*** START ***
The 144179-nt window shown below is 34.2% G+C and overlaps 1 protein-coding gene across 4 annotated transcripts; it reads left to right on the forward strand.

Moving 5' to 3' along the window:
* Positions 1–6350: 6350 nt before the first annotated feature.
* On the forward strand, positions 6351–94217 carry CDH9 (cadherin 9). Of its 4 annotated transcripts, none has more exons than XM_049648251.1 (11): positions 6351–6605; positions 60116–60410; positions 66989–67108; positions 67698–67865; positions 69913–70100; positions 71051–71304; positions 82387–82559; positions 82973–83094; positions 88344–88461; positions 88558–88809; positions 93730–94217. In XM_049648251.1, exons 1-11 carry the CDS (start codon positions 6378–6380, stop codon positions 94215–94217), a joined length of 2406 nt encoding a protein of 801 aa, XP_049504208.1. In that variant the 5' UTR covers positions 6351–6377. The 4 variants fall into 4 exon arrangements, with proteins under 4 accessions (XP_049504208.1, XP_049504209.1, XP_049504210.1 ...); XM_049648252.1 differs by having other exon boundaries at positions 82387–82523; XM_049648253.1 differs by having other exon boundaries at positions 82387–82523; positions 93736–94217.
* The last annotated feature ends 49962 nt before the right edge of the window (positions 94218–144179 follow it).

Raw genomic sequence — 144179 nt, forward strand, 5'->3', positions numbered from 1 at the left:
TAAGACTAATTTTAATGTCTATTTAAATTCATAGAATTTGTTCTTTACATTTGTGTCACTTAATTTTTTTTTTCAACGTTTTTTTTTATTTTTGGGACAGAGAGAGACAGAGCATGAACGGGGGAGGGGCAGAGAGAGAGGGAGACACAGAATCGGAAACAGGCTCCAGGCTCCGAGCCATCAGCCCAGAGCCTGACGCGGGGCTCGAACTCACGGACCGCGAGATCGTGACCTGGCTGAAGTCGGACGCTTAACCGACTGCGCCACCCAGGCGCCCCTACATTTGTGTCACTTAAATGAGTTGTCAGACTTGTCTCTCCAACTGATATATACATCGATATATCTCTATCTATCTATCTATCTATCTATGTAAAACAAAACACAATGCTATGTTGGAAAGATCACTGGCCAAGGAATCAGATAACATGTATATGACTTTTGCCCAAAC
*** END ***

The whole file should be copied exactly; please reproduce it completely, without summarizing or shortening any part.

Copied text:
The 144179-nt window shown below is 34.2% G+C and overlaps 1 protein-coding gene across 4 annotated transcripts; it reads left to right on the forward strand.

Moving 5' to 3' along the window:
* Positions 1–6350: 6350 nt before the first annotated feature.
* On the forward strand, positions 6351–94217 carry CDH9 (cadherin 9). Of its 4 annotated transcripts, none has more exons than XM_049648251.1 (11): positions 6351–6605; positions 60116–60410; positions 66989–67108; positions 67698–67865; positions 69913–70100; positions 71051–71304; positions 82387–82559; positions 82973–83094; positions 88344–88461; positions 88558–88809; positions 93730–94217. In XM_049648251.1, exons 1-11 carry the CDS (start codon positions 6378–6380, stop codon positions 94215–94217), a joined length of 2406 nt encoding a protein of 801 aa, XP_049504208.1. In that variant the 5' UTR covers positions 6351–6377. The 4 variants fall into 4 exon arrangements, with proteins under 4 accessions (XP_049504208.1, XP_049504209.1, XP_049504210.1 ...); XM_049648252.1 differs by having other exon boundaries at positions 82387–82523; XM_049648253.1 differs by having other exon boundaries at positions 82387–82523; positions 93736–94217.
* The last annotated feature ends 49962 nt before the right edge of the window (positions 94218–144179 follow it).

Raw genomic sequence — 144179 nt, forward strand, 5'->3', positions numbered from 1 at the left:
TAAGACTAATTTTAATGTCTATTTAAATTCATAGAATTTGTTCTTTACATTTGTGTCACTTAATTTTTTTTTTCAACGTTTTTTTTTATTTTTGGGACAGAGAGAGACAGAGCATGAACGGGGGAGGGGCAGAGAGAGAGGGAGACACAGAATCGGAAACAGGCTCCAGGCTCCGAGCCATCAGCCCAGAGCCTGACGCGGGGCTCGAACTCACGGACCGCGAGATCGTGACCTGGCTGAAGTCGGACGCTTAACCGACTGCGCCACCCAGGCGCCCCTACATTTGTGTCACTTAAATGAGTTGTCAGACTTGTCTCTCCAACTGATATATACATCGATATATCTCTATCTATCTATCTATCTATCTATGTAAAACAAAACACAATGCTATGTTGGAAAGATCACTGGCCAAGGAATCAGATAACATGTATATGACTTTTGCCCAAAC